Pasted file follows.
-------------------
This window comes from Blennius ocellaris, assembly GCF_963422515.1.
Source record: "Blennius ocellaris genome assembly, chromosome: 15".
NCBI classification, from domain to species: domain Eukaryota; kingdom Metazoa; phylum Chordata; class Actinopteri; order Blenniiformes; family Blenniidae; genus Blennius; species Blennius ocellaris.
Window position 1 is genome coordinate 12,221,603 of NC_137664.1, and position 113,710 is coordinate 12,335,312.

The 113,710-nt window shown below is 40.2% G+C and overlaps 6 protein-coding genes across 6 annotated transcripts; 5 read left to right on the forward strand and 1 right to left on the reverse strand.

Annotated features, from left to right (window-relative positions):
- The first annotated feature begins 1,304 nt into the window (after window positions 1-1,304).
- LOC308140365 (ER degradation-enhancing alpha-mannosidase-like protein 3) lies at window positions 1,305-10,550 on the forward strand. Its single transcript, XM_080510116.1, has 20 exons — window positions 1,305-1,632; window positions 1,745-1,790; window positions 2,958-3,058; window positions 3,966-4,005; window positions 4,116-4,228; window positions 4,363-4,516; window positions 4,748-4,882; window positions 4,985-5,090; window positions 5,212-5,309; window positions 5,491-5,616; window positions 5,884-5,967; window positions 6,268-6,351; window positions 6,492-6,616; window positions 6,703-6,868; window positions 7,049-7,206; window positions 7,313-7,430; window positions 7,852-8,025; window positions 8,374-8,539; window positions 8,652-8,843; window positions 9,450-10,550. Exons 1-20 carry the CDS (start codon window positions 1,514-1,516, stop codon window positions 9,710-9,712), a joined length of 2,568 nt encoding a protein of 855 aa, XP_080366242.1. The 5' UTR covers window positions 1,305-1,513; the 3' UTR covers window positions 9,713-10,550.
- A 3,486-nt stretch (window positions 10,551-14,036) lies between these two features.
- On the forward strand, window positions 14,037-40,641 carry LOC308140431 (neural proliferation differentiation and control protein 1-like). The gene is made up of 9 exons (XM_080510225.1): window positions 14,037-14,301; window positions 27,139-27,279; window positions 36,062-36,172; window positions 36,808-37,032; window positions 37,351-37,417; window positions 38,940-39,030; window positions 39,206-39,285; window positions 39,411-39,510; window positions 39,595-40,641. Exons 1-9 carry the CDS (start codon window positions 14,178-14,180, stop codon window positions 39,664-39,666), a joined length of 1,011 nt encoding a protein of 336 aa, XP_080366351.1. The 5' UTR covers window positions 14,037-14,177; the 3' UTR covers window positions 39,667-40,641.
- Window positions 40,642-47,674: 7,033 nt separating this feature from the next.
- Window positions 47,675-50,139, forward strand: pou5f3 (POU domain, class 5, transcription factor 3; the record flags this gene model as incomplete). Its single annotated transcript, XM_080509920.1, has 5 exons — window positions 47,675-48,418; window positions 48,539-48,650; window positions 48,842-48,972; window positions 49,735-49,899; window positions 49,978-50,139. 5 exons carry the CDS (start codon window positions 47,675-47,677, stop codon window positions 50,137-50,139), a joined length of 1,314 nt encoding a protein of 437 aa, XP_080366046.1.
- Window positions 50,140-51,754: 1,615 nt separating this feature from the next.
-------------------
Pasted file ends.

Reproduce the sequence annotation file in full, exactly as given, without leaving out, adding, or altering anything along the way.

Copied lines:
This window comes from Blennius ocellaris, assembly GCF_963422515.1.
Source record: "Blennius ocellaris genome assembly, chromosome: 15".
NCBI classification, from domain to species: domain Eukaryota; kingdom Metazoa; phylum Chordata; class Actinopteri; order Blenniiformes; family Blenniidae; genus Blennius; species Blennius ocellaris.
Window position 1 is genome coordinate 12,221,603 of NC_137664.1, and position 113,710 is coordinate 12,335,312.

The 113,710-nt window shown below is 40.2% G+C and overlaps 6 protein-coding genes across 6 annotated transcripts; 5 read left to right on the forward strand and 1 right to left on the reverse strand.

Annotated features, from left to right (window-relative positions):
- The first annotated feature begins 1,304 nt into the window (after window positions 1-1,304).
- LOC308140365 (ER degradation-enhancing alpha-mannosidase-like protein 3) lies at window positions 1,305-10,550 on the forward strand. Its single transcript, XM_080510116.1, has 20 exons — window positions 1,305-1,632; window positions 1,745-1,790; window positions 2,958-3,058; window positions 3,966-4,005; window positions 4,116-4,228; window positions 4,363-4,516; window positions 4,748-4,882; window positions 4,985-5,090; window positions 5,212-5,309; window positions 5,491-5,616; window positions 5,884-5,967; window positions 6,268-6,351; window positions 6,492-6,616; window positions 6,703-6,868; window positions 7,049-7,206; window positions 7,313-7,430; window positions 7,852-8,025; window positions 8,374-8,539; window positions 8,652-8,843; window positions 9,450-10,550. Exons 1-20 carry the CDS (start codon window positions 1,514-1,516, stop codon window positions 9,710-9,712), a joined length of 2,568 nt encoding a protein of 855 aa, XP_080366242.1. The 5' UTR covers window positions 1,305-1,513; the 3' UTR covers window positions 9,713-10,550.
- A 3,486-nt stretch (window positions 10,551-14,036) lies between these two features.
- On the forward strand, window positions 14,037-40,641 carry LOC308140431 (neural proliferation differentiation and control protein 1-like). The gene is made up of 9 exons (XM_080510225.1): window positions 14,037-14,301; window positions 27,139-27,279; window positions 36,062-36,172; window positions 36,808-37,032; window positions 37,351-37,417; window positions 38,940-39,030; window positions 39,206-39,285; window positions 39,411-39,510; window positions 39,595-40,641. Exons 1-9 carry the CDS (start codon window positions 14,178-14,180, stop codon window positions 39,664-39,666), a joined length of 1,011 nt encoding a protein of 336 aa, XP_080366351.1. The 5' UTR covers window positions 14,037-14,177; the 3' UTR covers window positions 39,667-40,641.
- Window positions 40,642-47,674: 7,033 nt separating this feature from the next.
- Window positions 47,675-50,139, forward strand: pou5f3 (POU domain, class 5, transcription factor 3; the record flags this gene model as incomplete). Its single annotated transcript, XM_080509920.1, has 5 exons — window positions 47,675-48,418; window positions 48,539-48,650; window positions 48,842-48,972; window positions 49,735-49,899; window positions 49,978-50,139. 5 exons carry the CDS (start codon window positions 47,675-47,677, stop codon window positions 50,137-50,139), a joined length of 1,314 nt encoding a protein of 437 aa, XP_080366046.1.
- Window positions 50,140-51,754: 1,615 nt separating this feature from the next.